Sunday, January 18, 2009

The Missing Person

2009 Sundance Film Festival
★ ★ ★
The last great film noir was A Touch of Evil, made 51 years ago. But the genre has never lost its allure and every now and then a filmmaker attempts a neo-noir, some succeeding famously (Chinatown, Body Heat) but most lacking the soul of the classic noirs from the 40’s and 50’s.

In The Missing Person, director Noah Buschel tries valiantly to recreate the original genre. First, the classic protagonist: Hot star Michael Shannon (Reservation Road) plays John Rosow, a chain-smoking, gin-soaked private detective living in a run-down apartment next to the Chicago L. Then the familiar set-up. A stranger calls and offers way too much money to do what sounds like a simple job. And finally, the twisted tale: Rosow, a former street-smart New York cop, smells something rotten, but is spurred by the money and the conviction that he will be able to outplay the other players.

Shannon makes an intriguing protagonist, grizzled and degenerate but with just enough heart and humanity to make him sympathetic. Unfortunately, the weight of the movie falls entirely on his shoulders. The plot winds its way, with a steady stream of surprises and revelations, but none of them particularly compelling. The secondary characters, especially the perfunctory love-interest, are underdeveloped. And so, despite Shannon’s heroic efforts, the film stumbles, and ultimately is tripped up by incredulity and apathy.

Despite these criticisms, film noir lovers will still find enough to enjoy in The Missing Person to make it worth watching. Just don’t expect Orson Welles.

Sundance Note: I saw Michael Shannon in two Sundance movies in one day. Unexpectedly, he also played a relatively minor role in The Greatest.

Labels: ,


Anonymous Anonymous said...

This review missed the point of the movie, in my opinion.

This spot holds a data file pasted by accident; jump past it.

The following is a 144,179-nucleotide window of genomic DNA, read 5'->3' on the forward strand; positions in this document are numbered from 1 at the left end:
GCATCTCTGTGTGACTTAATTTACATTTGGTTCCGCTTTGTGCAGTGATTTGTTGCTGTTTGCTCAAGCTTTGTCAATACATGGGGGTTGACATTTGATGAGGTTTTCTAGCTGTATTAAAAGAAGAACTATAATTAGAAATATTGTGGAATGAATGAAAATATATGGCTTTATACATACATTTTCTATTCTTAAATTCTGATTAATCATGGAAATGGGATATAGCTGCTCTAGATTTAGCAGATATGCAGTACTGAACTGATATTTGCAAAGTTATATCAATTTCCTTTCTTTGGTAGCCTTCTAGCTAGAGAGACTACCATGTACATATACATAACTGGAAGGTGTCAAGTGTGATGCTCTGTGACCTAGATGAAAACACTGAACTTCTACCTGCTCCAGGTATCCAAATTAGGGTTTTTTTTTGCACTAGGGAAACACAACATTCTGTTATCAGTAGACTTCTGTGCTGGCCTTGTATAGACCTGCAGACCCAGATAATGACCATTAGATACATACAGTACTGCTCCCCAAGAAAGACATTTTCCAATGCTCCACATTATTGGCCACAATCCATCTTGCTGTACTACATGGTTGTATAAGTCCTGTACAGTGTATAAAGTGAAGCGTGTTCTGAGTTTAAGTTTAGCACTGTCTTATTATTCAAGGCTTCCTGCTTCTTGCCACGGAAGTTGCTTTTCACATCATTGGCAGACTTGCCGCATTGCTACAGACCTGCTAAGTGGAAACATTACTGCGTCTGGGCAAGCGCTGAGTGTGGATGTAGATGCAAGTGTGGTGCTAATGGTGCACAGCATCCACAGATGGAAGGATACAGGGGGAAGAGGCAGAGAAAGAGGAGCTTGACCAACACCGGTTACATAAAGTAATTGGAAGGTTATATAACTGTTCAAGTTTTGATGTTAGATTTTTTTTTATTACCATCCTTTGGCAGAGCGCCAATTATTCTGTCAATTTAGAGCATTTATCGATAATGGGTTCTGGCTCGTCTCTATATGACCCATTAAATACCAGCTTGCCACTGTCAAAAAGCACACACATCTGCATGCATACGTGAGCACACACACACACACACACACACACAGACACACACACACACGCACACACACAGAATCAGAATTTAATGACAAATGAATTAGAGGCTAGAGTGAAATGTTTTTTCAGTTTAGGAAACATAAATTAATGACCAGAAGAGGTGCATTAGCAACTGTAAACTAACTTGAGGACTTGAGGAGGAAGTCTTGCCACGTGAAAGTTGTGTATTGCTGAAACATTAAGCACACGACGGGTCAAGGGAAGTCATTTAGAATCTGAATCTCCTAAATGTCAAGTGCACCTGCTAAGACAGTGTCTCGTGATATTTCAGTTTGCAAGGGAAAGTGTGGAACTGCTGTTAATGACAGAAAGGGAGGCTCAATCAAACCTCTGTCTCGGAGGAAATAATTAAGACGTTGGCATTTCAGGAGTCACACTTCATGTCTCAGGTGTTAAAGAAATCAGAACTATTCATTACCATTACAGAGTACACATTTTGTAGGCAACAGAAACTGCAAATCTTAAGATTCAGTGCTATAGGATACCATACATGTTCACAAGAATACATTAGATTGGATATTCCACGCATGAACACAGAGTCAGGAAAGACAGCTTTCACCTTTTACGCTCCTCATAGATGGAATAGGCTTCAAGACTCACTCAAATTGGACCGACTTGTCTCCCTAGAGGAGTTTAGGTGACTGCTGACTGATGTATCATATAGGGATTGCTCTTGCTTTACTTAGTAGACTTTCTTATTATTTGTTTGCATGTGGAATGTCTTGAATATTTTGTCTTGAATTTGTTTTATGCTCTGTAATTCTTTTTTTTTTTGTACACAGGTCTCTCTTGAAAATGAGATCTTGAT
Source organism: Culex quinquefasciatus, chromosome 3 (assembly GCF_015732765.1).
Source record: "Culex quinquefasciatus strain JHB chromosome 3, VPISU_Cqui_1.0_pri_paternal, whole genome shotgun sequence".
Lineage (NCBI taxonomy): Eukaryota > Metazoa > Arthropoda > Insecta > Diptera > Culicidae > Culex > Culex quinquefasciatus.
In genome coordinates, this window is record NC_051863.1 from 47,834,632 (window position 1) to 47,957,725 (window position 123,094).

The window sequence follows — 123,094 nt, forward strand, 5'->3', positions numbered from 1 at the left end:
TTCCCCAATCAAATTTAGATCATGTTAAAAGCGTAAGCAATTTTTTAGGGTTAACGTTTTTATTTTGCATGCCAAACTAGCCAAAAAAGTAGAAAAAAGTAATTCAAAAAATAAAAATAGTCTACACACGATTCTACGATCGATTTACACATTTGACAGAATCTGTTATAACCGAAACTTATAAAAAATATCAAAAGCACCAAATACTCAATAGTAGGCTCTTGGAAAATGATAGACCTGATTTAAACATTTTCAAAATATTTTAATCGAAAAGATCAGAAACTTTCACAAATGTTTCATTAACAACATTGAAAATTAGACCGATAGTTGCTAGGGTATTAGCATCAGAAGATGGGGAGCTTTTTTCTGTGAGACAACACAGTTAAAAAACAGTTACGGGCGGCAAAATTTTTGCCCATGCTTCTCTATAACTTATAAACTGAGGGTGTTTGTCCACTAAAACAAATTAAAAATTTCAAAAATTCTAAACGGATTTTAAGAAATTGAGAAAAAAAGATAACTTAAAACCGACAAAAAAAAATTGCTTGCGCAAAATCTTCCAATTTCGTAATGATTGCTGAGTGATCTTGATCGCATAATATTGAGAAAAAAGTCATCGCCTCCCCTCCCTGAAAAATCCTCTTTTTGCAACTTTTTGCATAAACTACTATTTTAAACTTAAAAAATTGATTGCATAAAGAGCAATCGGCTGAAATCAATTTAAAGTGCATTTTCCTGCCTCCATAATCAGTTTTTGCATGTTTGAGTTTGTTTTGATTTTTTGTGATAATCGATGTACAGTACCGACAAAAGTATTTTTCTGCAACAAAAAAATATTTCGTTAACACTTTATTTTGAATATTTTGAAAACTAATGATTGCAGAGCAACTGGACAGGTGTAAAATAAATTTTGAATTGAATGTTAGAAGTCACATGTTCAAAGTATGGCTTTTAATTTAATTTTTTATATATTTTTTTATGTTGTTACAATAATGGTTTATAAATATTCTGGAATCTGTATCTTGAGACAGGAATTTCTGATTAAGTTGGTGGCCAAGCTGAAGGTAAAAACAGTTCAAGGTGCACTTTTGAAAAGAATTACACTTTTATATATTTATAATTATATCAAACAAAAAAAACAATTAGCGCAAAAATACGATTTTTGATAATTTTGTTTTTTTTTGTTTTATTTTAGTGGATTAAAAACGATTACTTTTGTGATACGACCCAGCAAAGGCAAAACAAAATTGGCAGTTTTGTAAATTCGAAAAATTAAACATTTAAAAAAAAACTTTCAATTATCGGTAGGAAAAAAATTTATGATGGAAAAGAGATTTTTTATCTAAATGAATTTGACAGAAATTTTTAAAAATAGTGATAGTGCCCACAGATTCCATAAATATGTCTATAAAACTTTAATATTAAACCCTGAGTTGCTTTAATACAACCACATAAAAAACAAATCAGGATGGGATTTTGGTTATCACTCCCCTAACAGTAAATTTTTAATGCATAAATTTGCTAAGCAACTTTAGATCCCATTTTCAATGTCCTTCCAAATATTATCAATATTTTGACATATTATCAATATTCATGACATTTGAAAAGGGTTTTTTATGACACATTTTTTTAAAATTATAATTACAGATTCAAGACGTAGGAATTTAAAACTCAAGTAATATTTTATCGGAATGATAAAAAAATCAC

It wasn't about recreating the original genre at all. It was about turning the genre on it's head.
The Missing Person takes our expectations of noir and flatlines them. I think it's a brilliant film. But yes, for those who are just looking for A Touch Of Evil, look elsewhere. This movie is new.

2:49 AM  
Blogger Bill said...

Hmmm... I thought the plot of The Missing Person was actually more like classic noir than most of the neo-noirs of the past 50 years. Plus, Rosow's protaganist reminded me of Sterling Hayden's Dix Handley in the Asphalt Jungle, maybe crossed with Sam Spade.

It felt more like a modern noir remake than something groundbreaking, like Brick, which despite its low low budget, really "turns the genre on its head." Or terrific films like Chinatown or LA Confidential I think show a lot more innovation in the genre.

11:21 AM  
Anonymous Anonymous said...

Yes, but the plot was besides the point. The plot was just the window dressing for The Missing Person.

Brick? Brick was a movie that moved along at whiplash pace like old noirs. The only thing that was new about Brick was that it took place in teenage world. But that is just a surface thing. The Missing Person actually slows and quiets the noir pacing to almost a standstill. So much so, that by the time we get to the most dramatic scenes, they are underplayed and tiny and muted. It was fascinating to me, a long time noir fan.

As far as bringing up Chinatown, I mean-- why bother? That was a studio film made for gazillions of dollars. It is the great neo-noir ever, but why compare it to a small, art film that is subverting the genre? The Missing Person was indie made for under two million I believe.

As far as L.A. Confidential, you can keep that one. Like Brick, it is all style.

Anyhow, agree to disagree. Keep up the good work.

4:58 PM  

Post a Comment

<< Home